Ironwood Daily Globe from Ironwood, Michigan on July 17, 1965 · Page 1
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Ironwood Daily Globe from Ironwood, Michigan · Page 1

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Saturday, July 17, 1965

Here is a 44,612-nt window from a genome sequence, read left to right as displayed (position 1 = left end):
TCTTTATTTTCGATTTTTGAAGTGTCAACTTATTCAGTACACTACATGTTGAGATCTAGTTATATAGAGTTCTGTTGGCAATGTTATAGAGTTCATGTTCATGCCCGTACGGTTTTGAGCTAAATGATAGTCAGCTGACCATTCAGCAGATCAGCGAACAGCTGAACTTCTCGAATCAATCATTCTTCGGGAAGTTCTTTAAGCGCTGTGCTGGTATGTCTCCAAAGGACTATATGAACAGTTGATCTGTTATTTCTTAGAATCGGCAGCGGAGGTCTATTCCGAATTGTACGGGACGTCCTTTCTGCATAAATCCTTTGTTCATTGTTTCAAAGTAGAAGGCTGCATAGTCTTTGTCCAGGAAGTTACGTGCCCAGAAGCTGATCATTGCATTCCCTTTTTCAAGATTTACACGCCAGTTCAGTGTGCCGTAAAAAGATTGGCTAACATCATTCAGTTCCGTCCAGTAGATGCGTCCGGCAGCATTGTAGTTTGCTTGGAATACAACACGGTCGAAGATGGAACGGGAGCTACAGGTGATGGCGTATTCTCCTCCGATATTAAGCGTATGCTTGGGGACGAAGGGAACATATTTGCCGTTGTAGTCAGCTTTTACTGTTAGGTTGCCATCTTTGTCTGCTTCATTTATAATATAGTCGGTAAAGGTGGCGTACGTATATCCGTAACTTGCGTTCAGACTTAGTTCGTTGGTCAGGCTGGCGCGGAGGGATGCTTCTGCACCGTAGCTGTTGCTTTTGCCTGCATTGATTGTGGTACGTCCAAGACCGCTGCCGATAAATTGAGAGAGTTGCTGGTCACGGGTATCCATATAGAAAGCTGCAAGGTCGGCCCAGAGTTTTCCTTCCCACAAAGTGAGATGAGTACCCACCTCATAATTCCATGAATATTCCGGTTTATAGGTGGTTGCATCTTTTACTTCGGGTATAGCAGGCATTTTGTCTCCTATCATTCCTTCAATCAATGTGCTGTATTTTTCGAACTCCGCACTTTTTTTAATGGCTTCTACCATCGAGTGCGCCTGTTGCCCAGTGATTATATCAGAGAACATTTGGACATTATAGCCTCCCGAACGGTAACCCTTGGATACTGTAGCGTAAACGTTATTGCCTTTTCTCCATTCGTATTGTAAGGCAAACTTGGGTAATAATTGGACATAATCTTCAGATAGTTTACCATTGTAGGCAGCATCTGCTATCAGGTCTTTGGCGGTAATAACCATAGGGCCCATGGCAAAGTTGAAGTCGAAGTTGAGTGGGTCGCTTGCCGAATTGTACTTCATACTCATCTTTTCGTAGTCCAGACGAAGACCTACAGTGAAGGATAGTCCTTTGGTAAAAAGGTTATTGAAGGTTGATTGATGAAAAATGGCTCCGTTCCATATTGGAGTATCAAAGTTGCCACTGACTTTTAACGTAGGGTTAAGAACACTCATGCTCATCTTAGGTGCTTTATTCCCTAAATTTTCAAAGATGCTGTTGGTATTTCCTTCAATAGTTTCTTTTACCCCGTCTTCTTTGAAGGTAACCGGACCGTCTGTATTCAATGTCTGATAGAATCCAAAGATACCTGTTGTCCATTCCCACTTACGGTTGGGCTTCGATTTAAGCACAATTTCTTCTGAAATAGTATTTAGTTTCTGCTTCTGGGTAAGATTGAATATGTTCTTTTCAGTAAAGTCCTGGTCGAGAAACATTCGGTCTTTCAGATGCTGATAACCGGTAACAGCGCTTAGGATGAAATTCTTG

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r TEMPERATURES: 24 lir. period to 11 a.m.: 74: 55. Previous 24 hr. period: 75; 59. Year ago: High 91: Low 65 Rain .22 in. Precipitation, year to date in 07. I RON WOOD DAILY GLOBE FORECASTS — Fair and cool tonight, low 44 to 52. Increasing cloudiness and warmer Sunday •with scattered showers, high 72 to 80. Monday Outlook — Cloudy and cooler with showers. 46Hi YEAR, NUMBER 203. ASSOCIATKD PHESS LEASED WIRE NEWS SERVICE IRONWOOD, MICHIGAN, SATURDAY EVENING, JULY 17, 1965. TEN PAGES SINGLE COPY 10 CENTS. B52 Bombers Support Ground Forces Robot Fireflies Illinois Pays Homage May Help Future To Stevenson Today Space Missions Fireflies Are Used By FRANK CARKY AP Science Writer WASHINGTON (APi — Robot fireflies in space — using chemicals from the "love lanterns" or real fireflies—may indirectly help future missions to the planets. At least 10,000 fireflies col- By CHARLES WHALEN j Some of the mourners folded SPRINGFIELD, 111. (AP) —j their hands in prayer. A few In the shadow of the office •• ^nelt on the stone floor in front where he served as governor,! d services nonor j Adlai E. Stevenson receives the i Frnm Rpnl ! homage of Illinois today as one •guard. rrom lveo1 i Ol its Rreat 1:crocs i Kerner said Stevenson had Gov. Otto Kerner, in a eulogy remembered the great truths of . * lif« *'tun«r*mi£»i* foto anrt riiirv prepared for a simple service, said all of Illinois citizens as well as the rest of the world will fate and duty the shadow of which lected by 4-H Club youngsters in " a ™ alongside those of Abra- life "wherever took him." "We lived in carry Stevenson's memory and greatness, a greatness somehow seemed to bring to each of us a special feeling, a his Illinois, To take" his" place i Particular kind of pride, a sense with our other heroes," Kerner °* satisfaction, that we lived in said, in placing Stevenson's the world °/ Adlai Stevenson," '"* "IB his spirit in their hearts. "Now he has come home, by Florida, are being used space agency scientists to develop an instrument to determine just, how far out in space living microbes can be found. Employing the same two . ,. . ... chemicals which cause the tail P ast tne Hag-draped bier as the lamps of fireflies to light up when they're in the mood for love, the instrument would shot aloft on a rocket or earth-orbiting satellite. The space agency hopes launch the first one late continued. "This is a world that is better because of the life he lived, the deeds he performed, the words he spoke and the examples he set." After the body had been brought to the big rotunda, body "iaV'in°state r ""in the" Illinois, ™^. ers of his lmmedlate Capitol under the 361-foot silver ham Lincoln. Stephen A. Doug-: las, Ulysses S. Grant and Illi-j nois Gov. John P. Altgeld. j The state's official ceremonies; were scheduled for 10 a.m. ' Thousands of persons filed be an oome. L. Ives, and his three sons, I Atmosphere of Mars Is Too Thin for Life PASADENA, Calif. (AP) — The world gets a look today at the second and third pictures taken of Mars by Mariner 4, the amazing U.S spacecraft which also found that planet's atmosphere too thin for any form of earth life. Jet Propulsion Laboratory officials said the photographs, snapped as the 575-pound spacecraft swung past Mars Wednesday at the climax of month voyage, would be released to news media at noon. Contract Given For JFK Grave A $1,- The officials gave no hint of what the photographs showed. Picture No. 1, released Thursay night, contained the bare outlines of an earth-like desert bordered by smudges that might possibly be vegetation. Taken at an altitude of 10,500 miles, it showed surface markings as small as three miles in diameter — far sharper than is possible with earth telescopes. As picture No. 3 was coming Friday, laboratory scientists told a news conference that Mariner 4 had helped them determine that Mars' atmosphere at the surface is about as thin as earth's at a height of 90,000 to 100,000 feet. "Men landing there certainly would have to wear space suits," said Dr. William H. Pickering, laboratory director. "But when you consider the amazing complexity and variety U.S. AF Planes Dump 500 Tons Of Bombs Today Suspected Communist Areas Are Targets By PETER ARNETT SAIGON, South this The all-night vigil began after! Adlai m - Borden and John Fell ..;e body had been brought back! -viewed the casket alone tn to Springfield Friday afternoon , Later in the evening the fami- to from Washington in a plain.: [>' returned to the Capitol with Sen. Paul H. Douglas, D-I11., VPO,- ahmrrt a vnnlvol flimViino- English CBSkCt. StCVCnSOn, U.S., . ..,....,..,_ Jea i aboaid a locket climbing ambassador to tne United Na jwho ran on the ticket, when thn smr-p nroho tions * collapsed Wednesday on a .Stevenson ran for governor ml p ' street in London. 100 miles. Wherever encountered living microbes, the impact would cause the rob- ol firefly to light up — and transmit a radio message to the earth. During the afternoon and eve- hours 1,800 persons an hour circled the casket, mounted on Scientists of the Goddard the body of Lincoln had rested a Space Flight Center say the cemu >y a B°project could be a help to future manned or unmanned missions to the planets in this way: If it is found that the outer limit of microbe life is less than the 50-mile limit generally estimated by scientists, the shielding shrouds on interplanetary spacecraft — designed partly to prevent contaminating the planets with any earth-type organ- VIENNA, Austria (API—The Moscow's Grip Is Weakening By HANS BENEDICT VIENNA, Austria <AP)- Mrs. Ives, who served as her brother's official hostess most of his term, was distraught with grief. Stevenson's body lay under the outstretched arms of a bronze statue symbolizing Illinois welcoming the world. Two red and white carnation floral pieces, one from President Johnson and the other from Gov. Kerner, flanked the coffin. Dozens of other wreaths, some from India, Africa and other countries, filled a long stairway. Eight nations r ent consular representatives from Chicago to join in the memorial for the U.S. ambassador to the United Nations. They included Britain, Germany, Japan Canada, Belgium, the United Aiab Repub- i. K ins — could be jettisoned ear- fourth congress of Romania's lier. That weight saving could Communist party opens next add to the payload and help the week r-p a note of growing inde- mission. pendence that points up Mos- Conversely, they indicate, if cow's weakening grip on the the earth's atmospheric mi- Soviet Moc. crobes extend much beyond 50 A new national constitution, miles, shielding precautions and a rewritten party statute, to I ^ a "' v ' ng . ,. . . ..... . would have to be intensified, be adopted during the five-day landed at the airport, an Illinois The spacecraft could be steri- congress, virtually deny Soviet lized of earth-microbes before it claims to leadership in a man- was launched, but it still would ner likely to be embarrassing to have to be shielded against the Kremlin, those in the earth's'atmosphere. The draft constitution omits The key to the artificial firefly any reference to the neighbor- instrument is the presence in ing Soviet Union. microbes — as in all living In one of its 116 articles, the things — of a chemical called; constitution sets forth Roma- lic, France and Nationalist China. When the presidential plane Stevenson's remains .he airport, an Illi: National Guard unit fired a 19- gun salute. On the way to the Capitol the entourage wound through hilly Oak Ridge Cemetery past the adenosine triphosphate, or ATPinia's future relationships with for short. 'other Socialist countries on the This chemical — rated as the i basis of friendship and brother- closest thing to the spark of life' ly cooperation." yet isolated by scientists — is a Designed to replace the first wondrous medium of energy- l Communist constitution adopted transfer in human, animal, in 1952 during the era of Stalin- plant and microbial systems.; ist domination, the draft stress- Without it, for example, the hu- j es the need for close ties with man heart couldn't beat. "countries of different social In firefly's tail lamp ATP — and political order" — namely, upon getting a nerve system! the West. signal from a love-sick firefly—i The party statute, approved triggers the illumination of two : by the party's Central Commit- other chemicals. They are ap-Stee last month ancl published propriately called luciferin and ^ recently in the Romanian press. luciferase. strikes a note of political auton- In the firefly experiments at omy. Goddard in nearby Greenbelt, I Unlike other East European granite shaft marking the tomb of Stevenson's hero, Lincoln. Stevenson's loyal band of associates who were with him in the bright days as governor when his political career was soaring, came back with him. Among them were such men as Judge Carl McGowan of the U.S. Court of Appeals; William McCormick Blair Jr.. ambassador to the Philippines; Secretary of Labor Wiflard W Wirtz; ARMS AND THE MEN—Barrels of 150mm howitzers dwarf the troops that man the heavy artillery as they stand in ranks' during change of command ceremony in Saigon. Scene was at South Vietnamese military headquarters as Brig. Gen. Nguyen Huu Co, Vietnamese, defense minister took over from Lt. Gen. Tran Van Minh as chief of armed forces general staff. (AP Wire- photo via radio from Saigon) Powerful Rocket Fired by Soviets WASHINGTON (AP) — 408,350 contract has awarded for construction permanent grave lor President j SO me other kinds might have John F. Kennedy at Arlington! evolved on Mars." been O f uf e forms on earth, you can't of a (exclude the possibility that National Cemetery. The Aberthaw Construction Co. of Boston and Washington was the low bidder of nine firms which submitted bids among the 15 contractors solicited. Work is to begin this month. The office of the chief of Army Engineers said Friday the project is expected to take 14 months. The contract covers all major construction associated with the development of the grave and MOSCOW (AP) — Soviet ac-i The American Titan 3C rocket • surrounding area. This will in- counts of a powerful new rocket i thrust of 2.65 million j clude tne & rave terrace, the terminal wall behind the grave, an elliptical overlook with an adja- used to put a spaceship with aj ds orbited satemte with a 26,896-pound payload into orbiti , . ,. . . ^ - — roused speculation today that dummy payload weighing about | cent tow wall and a circular the Russians are testing a super! 21,000 pounds last month. i walkway 210 feet in diameter, booster for a manned moon* The U.S. satellite was at-| Other contracts will be signed tached to the second stage of' shortly, the engineers said the rocket bringing the total They will cover the marble base shot. The new space station called Proton-1 was lofted Fr First reports said it was the biggest payload ever hurled into space. But Tass indicated that the boosting rocket was the key factor in the experiment. Scientists who measured the ;radual fading of signals com- ng through Mars' atmosphere as Mariner 4 swung behind the planet calculated it extends no more than eight miles above the surface. Earth's Blanket of air s more than 20 miles deep. They said the measurements also indicated Mars' atmos phere is one to two per cent as dens as earth's. Earlier esti mates had ranged as high as H per cent. This finding will b valuable to men now wondering whether to use parachutes o retrorockets in braking the de scent of instrumented capsule AP) — U.S. Air Viet Nam Force B53 they want to land on Mars i the 1970s. The study of the radio signals, known to react differently to bombers flying for the first time n support of Vietnaese ground orces, dumped 500 tons of bombs today on suspected Com- nunist positions in central Viet Nam. Between 25 and 30 of the big ets flying 2,200 miles from Guam blasted the suspected area in the Mang Yang Pass, a :ey part of Route 19 stretching across central Viet Nam. A major ground operation It reported underway along the route to clear out Viet Cong ;uerrillas and open the road to a supply convoy. On the political front, the killing of a rebellious army colonel Oy government security forces raised fears of new demonstrations by South Viet Nam's Roman Catholics. * * * The Defense Ministry said Col. Pham Ngoc Thao, a Roman Catholic who led at least two unsuccessful coup attempts, "was ambushed by security forces and seriously wounded" in a forest near Bien Hoa Friday. It said he died of his wound while being flown to Saigon. Thao had been the subject of an intensive manhunt. He was sentenced to death in absentia by a military tribunal on May 7. Reliable sources had reported earlier that Thao was arrested in a Roman Catholic monastery various kinds of molecules in an in the Saigon suburb of Thu t l.**^ •»• WV^lV^V *4&A*tl3**Jb V»*v* vwvt* , * i*^.^ IT*** ^WTV** VfttV* AA*tA* W4.V* &JC4.U'- , , _ ' " I weight to 32,347 pounds. The two 1 and bronze front for the eternal! atmosphere, showed no oxygeni Due. Bien Hoa is 20 miles north. i —. *^ n » n tn* •.*(.,»,. ,;„ ! fio™« tvv« „„„,.;^,,,,n,,i „—i „„ 1 on Mars. This atrreed with tele- past, nf saicrnn hours. I the terminal wall behind the former Postmaster General J Edward Day, and Newton N Minow, former chairman of the Federal Communications Commission. Stevenson's body will repose in the rotunda until 1C a.m. Sun-i The violence erupted when a day. The funeral cortege will ] small force of city and state po- 17 Are Injured In Racial Riot GREENSBORO, Ala. (AP — An uneasy peace has settled over this rural community after a Ku Klux Klan rally that followed an outbreak of racial violence which sent : 7. Negroes to a hospital. But city and country police, backstopped by a reinforced squad of riot-trained state troopers, kept a constant vigil, fearful that a renewal of civil rights demonstrations might touch offj another clash today. FBI agents and Justice Department attorneys likewise maintained close surveillance on the west Alabama city. sections separated after six! flame, the presidential seal on! on Mars. This agreed with tele scopic studies which indicate the presence of nitrogen, carbon dioxide, argon and a trace of water. Calculations of American scientists noted, j grave, inscriptions on the over- however, that the Soviet satel- j look wall and three slate grave lite had no rocket attached. They estimated that if a rocket had been attached, the total weight would have been about 40,000 pounds. markers. The original estimate for the grave was $2 million, with the. government paying most of the I costs as a shrine. The Kennedy A British space expert said in family offered to pay all costs London there was little doubt j associated with graves them- that the new Soviet rocket is intended for spacecraft capable of sending men to the moon. Kenneth Gatland, vice president of the British Interplanetary Society, also said there was little doubt the Soviets intend to use he rocket for construction of a manned space station. "This," he said, "is the booster we have been expecting the Russians to launch following the series of test firings they have made for the past three years from their cosmodrome east of selves estimated at between $200,000 and $400,000. Nikita Ruling Is Scrapped MOSCOW (AP) — Former Soviet premier Nikita Khrushchev's rule giving preferential treatment to university applicants with work experience has been scrapped, Pravda re- The statute declares that the Md., scientists extract the latter, parties which still adhere to a two chemicals from fireflies policy of Soviet leadership, the sent by Florida kids. The fire-1 Romanians have bowed out of flies are shipped dead, frozen in; any commitments that might ciry ice. but their chemicals are' infringr: on their new mdepend- still active. ent status. Goddard scientists have de-, veloped a laboratory-based in-'party. as the leading political strument capable of detecting and social power, "bases its one-quadrillionth of a gram of activities, upon Marxist-Leninist ATP — only slightly more than teachings — implementing them might be present in a single liv- in accordance with the specific ing cell. conditions and characteristics of They say it's conceivable that' our country." the Goddard work could have In a manifesto published in important effects on medical I April 1964, they claimed full move by the white Executive Mansion before beginning the 60-mile trip to Bloomington where Stevenson will be buried Monday in the family plot. Vice President Hubert H. Humphrey will attend the final services in Bloomington, as will the President's older daughter, Lynda Bird Johnson. research on earth, even helping determine whether malfunctioning or nonfunctioning ATP plays any role in such maladies as cancer and mental disease. Boat, Trailer, Motor Sell First Day With Want-Ad Costing $1! Used s u m in c r sporting guods sell quickly when used in a Daily Globe Want-Ad like this one: CF.DARSTH1P BOAT — fiberglass boltom. Irdilcr and S-HP motor. Phone 000-0000 All types of used sporting goods find eager buyers when advertised in the Daily Globe Want-Ads. The cost is small, the action fast. On The Range And In The Ontonagon Country It's The Iron wood Daily Globe Want-Ads Get The Quick Action Resulti hone 932-2211 for Mill Ad-Taker equality with the Soviet Union. Khrushchev's successors, party chief Leonid I. Brezhnev and Premier Alexei N. Kosygin, apparently have resigned themselves to Romania's autonomous course. In an apparent effort to patch up differences, Brezhnev is heading a Soviet delegation to the congress which opens Monday. Acquiring 8 Jet Transports lice and sheriff's deputies sought to break up a gathering of young Negro pickets at the Hale County Courthouse. Officers swinging nightsticks began clubbing the Negroes to drive them back. Then white bystanders waded into the crowd, attacking demonstrators with clubs, rubber hoses and fists. Pacific. "The tests were made without the rocket's final stage. Now, at central lported today central, TTnrtor Khrushchev's Under university system applicants with two to five years working experi- ast theI final sta«T has been |ence were given P l>eference and last, the final stage has been only g few stipencls wen j to un _ usually bright students just out of high school. The new system will give new high school graduates considerably more places in the universities than previously. Demos Accused of Abandoning 'Rational Debate' of Policies By BOB HORTON WASHINGTON (AP) — A top House Republican has accused the Senate Democratic leadership of abandoning "rational debate and reasonable discussion" of President Johnson's Viet Nam policies. Rep. Melvin R. Laird of Wisconsin made the nssertion Friday in a statempnt aimed at Senate Democratic Leader Mike Mansfield. "Certainly rational debate air and naval bombardment." Republicans have "proceeded in a reasonable and responsible manner," Laird said. "They have shown a spirit of fairness in standing up for the administration policy against Democratic critics of that policy." Meanwhile, Sen. Wayne Morse, D-Ore., frequently at odds with administration policies, told the Senate that Congress should stay 'n session because of the Vietnamese situar introduced to launch a test satellite of over 12 tons." i Gatland said Soviet spaceman j Yuri Gagarin told him at the i International Astronautical Federation Congress at Paris in 1963 that sending men to the moon and assembling a space station in earth orbit were part of the same problem. "Clearly, the Russians have entered a new, accelerated phase of their space program," Gatland said. "The new Russian booster is clearly bigger than America's Saturn 1, although almost certainly smaller than Saturn 5, now under construction forj launching American astronauts to the moon by 1970. "By assembling a moon ship in earth orbit, the Russians may well beat America to this goal," Gatland said. Tass said Proton-1 had been lofted to study cosmic particles of super-high energies. It said the station is in an orbit with a high point of 390 miles and a low point of 118 miles. Manner that the t desert north of 4's the Martian equator. The second and third pictures along this north-to-south track would fall between two deserts called Elysium and Amazonis. Later frames in the 25-minute camera sweep would cover a broad dark area, Mare Cim- merium, and another desert, Phaethontis, astronomers said. There was no hint as to when the later pictures being radioed across 134 million miles at a rate of one every 10 hours would be released. Ask Passage of Cold War Gl Bill of Rights (AP) ~ east of Saigon. Most of Thao's civilian and military followers were Catholics. Roman Catholic charges of persecution by Buddhists in the government have sparked previous upheavals. Official Vietnamese sources, however, believed that Ihao had discredited himself in the abortive coup attempts and contended that little Catholic reaction to his death was likely. Thao helped lead an attempted coup against former armed forces commander Lt. Gen. Nguyen Khanh last Sept. 13. This attempt failed, as did another on Feb. 19, largely through the intervention of Brig. Gen. Nguyen Cao Ky, the current premier. Ky has had close relations with Buddhist leaders and is not popular with Catholics. The colonel had been in hiding since the Feb. 19 attempt, In he actually held Saigon * * * In the air action, the Guam- ~, x Robert F. Kennedy of New York | f 0r one day and Ralph W. Yarborough ofi Texas have called for passage! of a cold war GI bill of rights, i based™B52~s" dropped 500 tons "of The measure, opposed by the ; explosives on suspected Viet administration, would provide , Cong positions in Mang Yang educational assistance allow- ' - - & & ances and loan aid to post-Korean conflict veterans. President's Emissary Seeks to End Bogalusa Racial Impasse said. The situation this creates, he added, "is deplorable." . , . , Laird, a frequent critic of the j space agency is acquiring eight § adrmn istartion, has said the jet transports and five ships to Pres ident might be close to los- and reasonable discussion have tion. been abandoned — not by Re- 1 Morse said Congress must publicans, but the leaders of the! remain as a restraint to Presi- President's majority in the | dent Johnson's conduct of the United States Senate," Laird Congressmen Asking Veto By FRANK CARRARA BOGALUSA, La. (AP) — White House emissary John Doar sought today to end the racial impasse here and a Negro leader vowed that if blood is shed it would be "all kinds — both black and white." A. Z. Young, president of the Bogalusa Civic and Voters League, which has spearheaded the civil rights campaign here, added however, "We are going to do everything we can to keep down * civil war in this area." Doar, who came here under White House orders to see what could be done to solve the six- month-old racial conflict in this papermil] town of 23,000, planned more private talks today with city officials and civil ! rights leaders, Gov John J. McKeithen said whites and biracial pickets at a shopping center near City Hall. After the rally, Young said in j i n g Pass, a key part of Route 19 stretching across central Viet Nam from the port of Qui Nhon to the central plateau city of Pleiku, the spokesman said. The ground operation reportedly involved as many as 5,000 Vietnamese troops, who were clearing the road of Viet Cong and opening it to supply convoys. The spokesman said the bomb- was carried out at the re- an interview he was in accord que st of the government of Viet with Terrell's action in halting » • the parade. "We are going to do everything we can to keep down a Nam in connection with ground operations being conducted in the area..." It was the fourth announced civil war in this area " Young, u.S. Air Force B52 raid in South told a newsman. "But if blood is going to be shed in this area, we are going to let it rain down, all kinds — both black and white." Doar. assistant U.S. attorney general for civil rights, declined comment on his mission, except Viet Nam. The spokesman said there was good weather over the target. The B52's normally bomb from a high altitude. Asked 1 why the giant bomoers were used today, the spokesman I WASHINGTON (AP) — The, help with communications on the Apollo moon flights. Project officials said Friday they are needed to help maintain communications during critical periods during the Apollo shots. The C135 jet transports will be irig GOP support on Viet Nam. He is chairman of the House Republican Conference, which includes all GOP members. His remarks followed Senate speeches by Mansfield on June 30 and July 8. He criticized House Republican Leader Ger- used during re-entry to combat | aid R. Ford of Michigan for i the effects of the plasma sheath ( what he said was a threat to 1 blackout which has drowned out j withdraw support from Johjnson on previous] unless he orders "indiscrimi- communication space shots. war and what hei cal'ed "a dan- WASHINGTON fAP) - Eight; he must have the massive serous^deToerate 4oup o? men 1 con B ressmen have asked Presi-: P ort of both white and Negro, Fn the Pentagon who want;a pre- iclent Johnson to _ veto the ciga-1 leadership throughout the state j At nis weekly news to tell newsmen he was In Boga- said » we wanted tc j get a rea j lusa to "see that the laws are | good pattern O n the target we complied with and that all peo- W ant to hit " pie show respect for law and; The so-called D zone, a Com' munist hideout in a thick jungle area about 25 miles north of Saigon, was the target of previous B52 raids. ventive war agalrrst Red China." Morse predicted that if the iVlUlQC k'H-m^Wt-V* W41WI. **. VI.v- ; A*^ rt «irtn« HnnH l« United States bombs Hanoi ori the .American people. rette labeling bill. They say it! to help ward off outsiders whom would protect only the cigarette! he said were blocking efforts to industry, and not the health of! gain racial peace at Bogalusa Young, at a rally of some 300 Red China, the Soviet Union will respond with all-out attacks on U.S. cities. Sen. John Stennis, D-Miss., also suggested remaining in session, but for a different reason. He said at a hearing on the $45- billion defense bill that Con- The measure provides that negrcas Friday night, called for after Jan. 1, 1966, every pack of' picketing today "in the four cigarettes must bear this-corners of Bogalusa." warning: "Caution: Cigarette smoking may be hazardous to your health." The bill also would bar the He also said negroes would again march on City Hall "and I don't want this march turned around." Federal Trade Commission, \ Asst. Police Chief L. C. Ter- gress should stay to determine | state or local governments from rell ordered a parade by the amount of money required to meet rising costs of the Viet | nate slaughter of Vietnamese by i Nam war. requiring health warnings cigarette advertising until least July 1, 1969. 300 in: Negroes, most of them teen-ag- at.ers, halted'Friday after several fistfights broke out between order McKeithen was rebuffed earlier this week when he called for a 30-day cooling off period to allow both sides to sit down at the conference table. conference Friday McKeithen said he told council leaders "that Louisiana was on the verge of obtaining a breakthrough giving it a position of leadership, that the only thing that could interfere is the way we handle in this state the transition required under civil rights legislation." "Someone eventually must make those Negroes understand they hav* 5 to be qualified to get jobs," he said. "In my mind, the marchers are completely unreasonable — they don't know I inter-American force and what they're marching for." ) junta police in Santo Domingo. Security Council Will Meet to Debate Issue UNITED NATIONS (AP) — The U.N Security Council will meet Tuesday to debate the Dominican question in the midst of inter-Amerioan efforts to settle it. Soviet delegate Platon D. Morozov. council president this month, proposed the meeting after Dominican rebel envoy Ruben Brache asked the council to stop joint patrolling by